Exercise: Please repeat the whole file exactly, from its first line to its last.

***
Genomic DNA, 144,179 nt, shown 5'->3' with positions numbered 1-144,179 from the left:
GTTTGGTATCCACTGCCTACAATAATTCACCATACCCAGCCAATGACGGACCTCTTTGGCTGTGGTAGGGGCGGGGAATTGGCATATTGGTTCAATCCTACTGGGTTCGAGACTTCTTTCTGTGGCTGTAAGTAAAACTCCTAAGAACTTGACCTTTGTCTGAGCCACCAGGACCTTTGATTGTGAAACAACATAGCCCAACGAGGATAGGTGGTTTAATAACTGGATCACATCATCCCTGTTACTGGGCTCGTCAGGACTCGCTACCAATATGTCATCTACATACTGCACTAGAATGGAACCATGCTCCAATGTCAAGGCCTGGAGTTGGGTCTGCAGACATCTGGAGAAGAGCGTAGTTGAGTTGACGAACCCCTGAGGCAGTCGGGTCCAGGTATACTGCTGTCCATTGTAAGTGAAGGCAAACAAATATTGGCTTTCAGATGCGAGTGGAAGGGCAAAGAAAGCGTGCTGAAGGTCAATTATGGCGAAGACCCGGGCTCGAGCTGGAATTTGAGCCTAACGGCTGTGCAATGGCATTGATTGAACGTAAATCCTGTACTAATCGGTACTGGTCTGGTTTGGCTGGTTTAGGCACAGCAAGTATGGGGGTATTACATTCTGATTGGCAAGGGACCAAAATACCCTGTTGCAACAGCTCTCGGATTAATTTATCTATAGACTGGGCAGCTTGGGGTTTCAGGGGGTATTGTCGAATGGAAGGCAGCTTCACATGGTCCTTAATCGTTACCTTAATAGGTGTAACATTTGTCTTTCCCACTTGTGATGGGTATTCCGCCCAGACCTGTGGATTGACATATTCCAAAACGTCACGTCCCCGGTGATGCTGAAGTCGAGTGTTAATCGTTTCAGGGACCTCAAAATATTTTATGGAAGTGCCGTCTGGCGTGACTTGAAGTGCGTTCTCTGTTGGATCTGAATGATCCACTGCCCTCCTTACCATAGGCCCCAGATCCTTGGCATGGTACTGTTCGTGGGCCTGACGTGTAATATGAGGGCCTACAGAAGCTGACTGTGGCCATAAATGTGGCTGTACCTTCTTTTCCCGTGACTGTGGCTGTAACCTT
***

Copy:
Genomic DNA, 144,179 nt, shown 5'->3' with positions numbered 1-144,179 from the left:
GTTTGGTATCCACTGCCTACAATAATTCACCATACCCAGCCAATGACGGACCTCTTTGGCTGTGGTAGGGGCGGGGAATTGGCATATTGGTTCAATCCTACTGGGTTCGAGACTTCTTTCTGTGGCTGTAAGTAAAACTCCTAAGAACTTGACCTTTGTCTGAGCCACCAGGACCTTTGATTGTGAAACAACATAGCCCAACGAGGATAGGTGGTTTAATAACTGGATCACATCATCCCTGTTACTGGGCTCGTCAGGACTCGCTACCAATATGTCATCTACATACTGCACTAGAATGGAACCATGCTCCAATGTCAAGGCCTGGAGTTGGGTCTGCAGACATCTGGAGAAGAGCGTAGTTGAGTTGACGAACCCCTGAGGCAGTCGGGTCCAGGTATACTGCTGTCCATTGTAAGTGAAGGCAAACAAATATTGGCTTTCAGATGCGAGTGGAAGGGCAAAGAAAGCGTGCTGAAGGTCAATTATGGCGAAGACCCGGGCTCGAGCTGGAATTTGAGCCTAACGGCTGTGCAATGGCATTGATTGAACGTAAATCCTGTACTAATCGGTACTGGTCTGGTTTGGCTGGTTTAGGCACAGCAAGTATGGGGGTATTACATTCTGATTGGCAAGGGACCAAAATACCCTGTTGCAACAGCTCTCGGATTAATTTATCTATAGACTGGGCAGCTTGGGGTTTCAGGGGGTATTGTCGAATGGAAGGCAGCTTCACATGGTCCTTAATCGTTACCTTAATAGGTGTAACATTTGTCTTTCCCACTTGTGATGGGTATTCCGCCCAGACCTGTGGATTGACATATTCCAAAACGTCACGTCCCCGGTGATGCTGAAGTCGAGTGTTAATCGTTTCAGGGACCTCAAAATATTTTATGGAAGTGCCGTCTGGCGTGACTTGAAGTGCGTTCTCTGTTGGATCTGAATGATCCACTGCCCTCCTTACCATAGGCCCCAGATCCTTGGCATGGTACTGTTCGTGGGCCTGACGTGTAATATGAGGGCCTACAGAAGCTGACTGTGGCCATAAATGTGGCTGTACCTTCTTTTCCCGTGACTGTGGCTGTAACCTT